6G networks will be required to support higher data rates, improved energy efficiency, lower latency, and more diverse users compared with 5G systems. To meet these requirements, electrically extremely large-scale antenna arrays are envisioned to be key physical-layer technologies. As a consequence, it is expected that some portion of future 6G wireless communications may take place in the radiating near-field (Fresnel) region, in addition to the far-field operation as in current wireless technologies. In this article, we discuss the opportunities and challenges that arise in radiating near-field communications. We begin by discussing the key physical characteristics of near-field communications, where the standard plane-wave propagation assumption no longer holds, and clarifying its implication on the modelling of wireless channels. Then, we elaborate on the ability to leverage spherical wavefronts via beam focusing, highlighting its advantages for 6G systems. We point out several appealing application scenarios which, with proper design, can benefit from near-field operation, including interference mitigation in multi-user communications, accurate localization and focused sensing, as well as wireless power transfer with minimal energy pollution. We conclude by discussing some of the design challenges and research directions that are yet to be explored to fully harness the potential of near-field operation.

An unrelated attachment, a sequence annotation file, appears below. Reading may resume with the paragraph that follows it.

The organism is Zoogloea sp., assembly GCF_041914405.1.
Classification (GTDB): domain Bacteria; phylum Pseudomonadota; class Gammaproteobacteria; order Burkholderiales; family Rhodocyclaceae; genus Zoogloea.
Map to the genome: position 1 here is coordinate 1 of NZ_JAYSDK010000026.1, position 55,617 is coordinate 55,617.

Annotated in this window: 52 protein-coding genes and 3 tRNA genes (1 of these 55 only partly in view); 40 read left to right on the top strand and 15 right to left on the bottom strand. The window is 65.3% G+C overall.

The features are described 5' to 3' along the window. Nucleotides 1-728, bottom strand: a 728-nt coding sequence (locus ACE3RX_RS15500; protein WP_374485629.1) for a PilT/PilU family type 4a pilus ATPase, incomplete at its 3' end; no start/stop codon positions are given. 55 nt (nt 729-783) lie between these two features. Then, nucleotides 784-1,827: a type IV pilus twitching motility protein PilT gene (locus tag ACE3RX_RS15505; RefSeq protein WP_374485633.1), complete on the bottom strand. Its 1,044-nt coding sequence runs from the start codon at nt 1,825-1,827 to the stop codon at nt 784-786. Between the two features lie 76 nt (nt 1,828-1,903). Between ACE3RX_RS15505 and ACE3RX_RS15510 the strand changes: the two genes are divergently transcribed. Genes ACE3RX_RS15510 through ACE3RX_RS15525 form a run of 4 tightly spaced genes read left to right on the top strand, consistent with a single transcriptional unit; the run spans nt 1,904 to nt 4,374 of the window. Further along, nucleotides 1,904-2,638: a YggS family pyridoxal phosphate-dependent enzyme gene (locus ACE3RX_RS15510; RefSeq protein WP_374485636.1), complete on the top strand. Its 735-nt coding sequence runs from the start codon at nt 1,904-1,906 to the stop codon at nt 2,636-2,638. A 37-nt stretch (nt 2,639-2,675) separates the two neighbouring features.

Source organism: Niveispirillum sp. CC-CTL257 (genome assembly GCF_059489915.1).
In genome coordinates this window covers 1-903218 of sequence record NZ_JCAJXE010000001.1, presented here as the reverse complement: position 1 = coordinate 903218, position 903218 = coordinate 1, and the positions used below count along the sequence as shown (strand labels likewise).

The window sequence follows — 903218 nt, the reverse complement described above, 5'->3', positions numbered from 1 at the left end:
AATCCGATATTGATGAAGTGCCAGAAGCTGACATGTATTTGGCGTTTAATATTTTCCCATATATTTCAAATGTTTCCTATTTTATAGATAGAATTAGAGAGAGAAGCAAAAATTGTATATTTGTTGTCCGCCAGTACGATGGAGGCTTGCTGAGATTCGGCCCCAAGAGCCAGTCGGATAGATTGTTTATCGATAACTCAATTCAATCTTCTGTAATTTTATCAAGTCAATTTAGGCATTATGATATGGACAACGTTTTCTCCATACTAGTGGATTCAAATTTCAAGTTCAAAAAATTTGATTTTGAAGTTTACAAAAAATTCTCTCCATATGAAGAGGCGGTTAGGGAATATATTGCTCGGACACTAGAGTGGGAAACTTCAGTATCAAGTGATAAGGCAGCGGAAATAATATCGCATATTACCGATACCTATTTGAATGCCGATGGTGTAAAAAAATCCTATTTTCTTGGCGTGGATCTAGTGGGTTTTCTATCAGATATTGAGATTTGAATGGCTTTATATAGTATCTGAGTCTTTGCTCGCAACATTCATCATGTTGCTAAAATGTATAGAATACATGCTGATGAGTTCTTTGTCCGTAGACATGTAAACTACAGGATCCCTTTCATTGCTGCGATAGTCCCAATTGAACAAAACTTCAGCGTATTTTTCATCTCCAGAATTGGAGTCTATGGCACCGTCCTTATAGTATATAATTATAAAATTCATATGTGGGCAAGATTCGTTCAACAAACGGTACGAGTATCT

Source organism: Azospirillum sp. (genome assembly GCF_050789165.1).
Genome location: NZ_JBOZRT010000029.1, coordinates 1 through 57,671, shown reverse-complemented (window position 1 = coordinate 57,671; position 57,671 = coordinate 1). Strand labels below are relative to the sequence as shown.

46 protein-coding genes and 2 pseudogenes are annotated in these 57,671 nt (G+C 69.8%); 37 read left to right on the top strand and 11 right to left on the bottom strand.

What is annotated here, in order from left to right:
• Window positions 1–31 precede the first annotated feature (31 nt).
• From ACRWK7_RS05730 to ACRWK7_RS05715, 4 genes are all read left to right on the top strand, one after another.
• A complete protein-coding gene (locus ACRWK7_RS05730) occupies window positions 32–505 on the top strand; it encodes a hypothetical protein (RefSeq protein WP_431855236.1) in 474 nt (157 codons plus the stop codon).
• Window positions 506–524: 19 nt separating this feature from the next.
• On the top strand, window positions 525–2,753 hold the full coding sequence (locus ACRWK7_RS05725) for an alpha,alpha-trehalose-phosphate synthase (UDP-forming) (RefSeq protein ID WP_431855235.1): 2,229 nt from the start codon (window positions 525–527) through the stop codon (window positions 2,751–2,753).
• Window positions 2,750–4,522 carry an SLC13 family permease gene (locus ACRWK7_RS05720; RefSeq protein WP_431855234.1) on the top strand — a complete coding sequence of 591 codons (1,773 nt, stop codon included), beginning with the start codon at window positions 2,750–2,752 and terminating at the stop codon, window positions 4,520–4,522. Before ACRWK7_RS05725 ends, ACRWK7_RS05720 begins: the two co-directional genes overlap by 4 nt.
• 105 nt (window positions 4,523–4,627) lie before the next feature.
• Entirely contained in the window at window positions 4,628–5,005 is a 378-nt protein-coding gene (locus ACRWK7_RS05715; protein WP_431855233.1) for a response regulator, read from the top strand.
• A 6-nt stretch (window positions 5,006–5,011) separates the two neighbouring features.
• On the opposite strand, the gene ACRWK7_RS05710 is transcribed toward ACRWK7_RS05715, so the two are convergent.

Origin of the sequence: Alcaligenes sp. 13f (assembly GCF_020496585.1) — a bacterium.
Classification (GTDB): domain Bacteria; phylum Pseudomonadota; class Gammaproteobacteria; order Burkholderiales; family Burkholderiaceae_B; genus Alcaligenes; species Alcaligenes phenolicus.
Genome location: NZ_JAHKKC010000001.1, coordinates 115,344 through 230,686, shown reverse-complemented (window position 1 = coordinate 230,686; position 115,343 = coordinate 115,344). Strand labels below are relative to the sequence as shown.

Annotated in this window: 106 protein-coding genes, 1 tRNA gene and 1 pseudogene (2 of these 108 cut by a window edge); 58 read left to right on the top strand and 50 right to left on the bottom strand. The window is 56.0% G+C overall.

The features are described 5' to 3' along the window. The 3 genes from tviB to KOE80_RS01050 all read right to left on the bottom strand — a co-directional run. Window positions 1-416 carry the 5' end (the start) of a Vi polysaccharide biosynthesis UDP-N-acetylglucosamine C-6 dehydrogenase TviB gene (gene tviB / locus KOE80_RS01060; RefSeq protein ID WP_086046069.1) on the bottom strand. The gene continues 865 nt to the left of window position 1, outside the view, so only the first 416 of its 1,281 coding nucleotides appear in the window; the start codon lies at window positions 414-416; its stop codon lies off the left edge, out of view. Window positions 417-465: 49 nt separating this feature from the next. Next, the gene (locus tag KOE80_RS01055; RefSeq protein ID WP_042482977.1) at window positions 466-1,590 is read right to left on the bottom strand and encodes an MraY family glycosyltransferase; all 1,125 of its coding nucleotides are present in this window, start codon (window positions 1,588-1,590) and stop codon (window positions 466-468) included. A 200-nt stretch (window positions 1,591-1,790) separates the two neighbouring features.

ASJC Scopus subject areas
- Electrical and Electronic Engineering
- Computer Networks and Communications
- Computer Science Applications